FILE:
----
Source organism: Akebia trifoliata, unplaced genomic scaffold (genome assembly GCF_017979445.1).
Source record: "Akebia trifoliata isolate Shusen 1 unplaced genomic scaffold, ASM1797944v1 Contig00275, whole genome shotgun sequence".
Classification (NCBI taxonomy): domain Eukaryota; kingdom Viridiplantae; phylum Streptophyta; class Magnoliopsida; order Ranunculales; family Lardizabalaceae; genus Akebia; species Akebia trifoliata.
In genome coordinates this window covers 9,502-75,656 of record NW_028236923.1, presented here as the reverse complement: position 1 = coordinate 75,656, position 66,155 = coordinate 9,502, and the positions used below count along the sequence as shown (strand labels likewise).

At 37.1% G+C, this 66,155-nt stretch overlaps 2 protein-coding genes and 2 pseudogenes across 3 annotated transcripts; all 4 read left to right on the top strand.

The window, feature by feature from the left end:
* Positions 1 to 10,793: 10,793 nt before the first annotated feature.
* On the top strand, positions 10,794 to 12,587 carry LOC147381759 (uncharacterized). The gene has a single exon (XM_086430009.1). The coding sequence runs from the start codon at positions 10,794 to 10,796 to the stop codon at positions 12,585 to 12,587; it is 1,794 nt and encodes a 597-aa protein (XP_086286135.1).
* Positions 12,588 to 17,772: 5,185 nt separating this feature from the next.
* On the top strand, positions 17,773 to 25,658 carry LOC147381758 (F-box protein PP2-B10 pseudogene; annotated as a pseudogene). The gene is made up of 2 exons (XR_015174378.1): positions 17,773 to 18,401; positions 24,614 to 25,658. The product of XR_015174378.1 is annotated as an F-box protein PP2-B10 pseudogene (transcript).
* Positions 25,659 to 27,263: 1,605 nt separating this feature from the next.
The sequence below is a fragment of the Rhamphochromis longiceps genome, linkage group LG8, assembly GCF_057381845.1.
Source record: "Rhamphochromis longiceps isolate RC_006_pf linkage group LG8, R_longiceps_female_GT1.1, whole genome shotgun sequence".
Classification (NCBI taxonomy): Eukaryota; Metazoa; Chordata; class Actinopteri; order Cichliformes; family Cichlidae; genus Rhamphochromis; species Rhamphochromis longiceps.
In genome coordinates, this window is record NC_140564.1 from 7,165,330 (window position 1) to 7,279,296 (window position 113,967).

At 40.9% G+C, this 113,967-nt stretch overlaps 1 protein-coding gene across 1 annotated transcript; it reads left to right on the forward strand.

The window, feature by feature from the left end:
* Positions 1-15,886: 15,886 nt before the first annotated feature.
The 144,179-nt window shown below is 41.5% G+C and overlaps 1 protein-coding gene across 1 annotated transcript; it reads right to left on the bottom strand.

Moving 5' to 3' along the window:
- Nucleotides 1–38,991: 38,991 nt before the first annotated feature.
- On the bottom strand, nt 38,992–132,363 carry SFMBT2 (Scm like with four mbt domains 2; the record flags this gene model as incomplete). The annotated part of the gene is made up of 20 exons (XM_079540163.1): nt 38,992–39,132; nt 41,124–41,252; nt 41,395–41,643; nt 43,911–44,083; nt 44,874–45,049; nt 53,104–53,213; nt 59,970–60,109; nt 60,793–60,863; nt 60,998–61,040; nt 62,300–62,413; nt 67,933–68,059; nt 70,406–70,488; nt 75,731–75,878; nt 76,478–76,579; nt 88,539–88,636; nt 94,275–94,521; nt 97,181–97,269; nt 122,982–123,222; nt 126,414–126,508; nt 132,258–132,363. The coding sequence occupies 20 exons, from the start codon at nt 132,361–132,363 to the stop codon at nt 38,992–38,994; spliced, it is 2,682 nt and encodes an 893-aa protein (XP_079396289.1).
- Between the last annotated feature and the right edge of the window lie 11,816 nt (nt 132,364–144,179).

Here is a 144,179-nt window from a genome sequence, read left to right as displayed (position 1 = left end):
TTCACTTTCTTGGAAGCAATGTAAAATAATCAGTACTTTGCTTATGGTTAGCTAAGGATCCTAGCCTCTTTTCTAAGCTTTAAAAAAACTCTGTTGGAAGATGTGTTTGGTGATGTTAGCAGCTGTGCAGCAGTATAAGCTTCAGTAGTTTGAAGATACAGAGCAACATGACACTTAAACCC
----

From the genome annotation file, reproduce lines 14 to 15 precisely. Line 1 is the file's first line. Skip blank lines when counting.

Classification (NCBI taxonomy): Eukaryota; Metazoa; Chordata; class Actinopteri; order Cichliformes; family Cichlidae; genus Rhamphochromis; species Rhamphochromis longiceps.
In genome coordinates, this window is record NC_140564.1 from 7,165,330 (window position 1) to 7,279,296 (window position 113,967).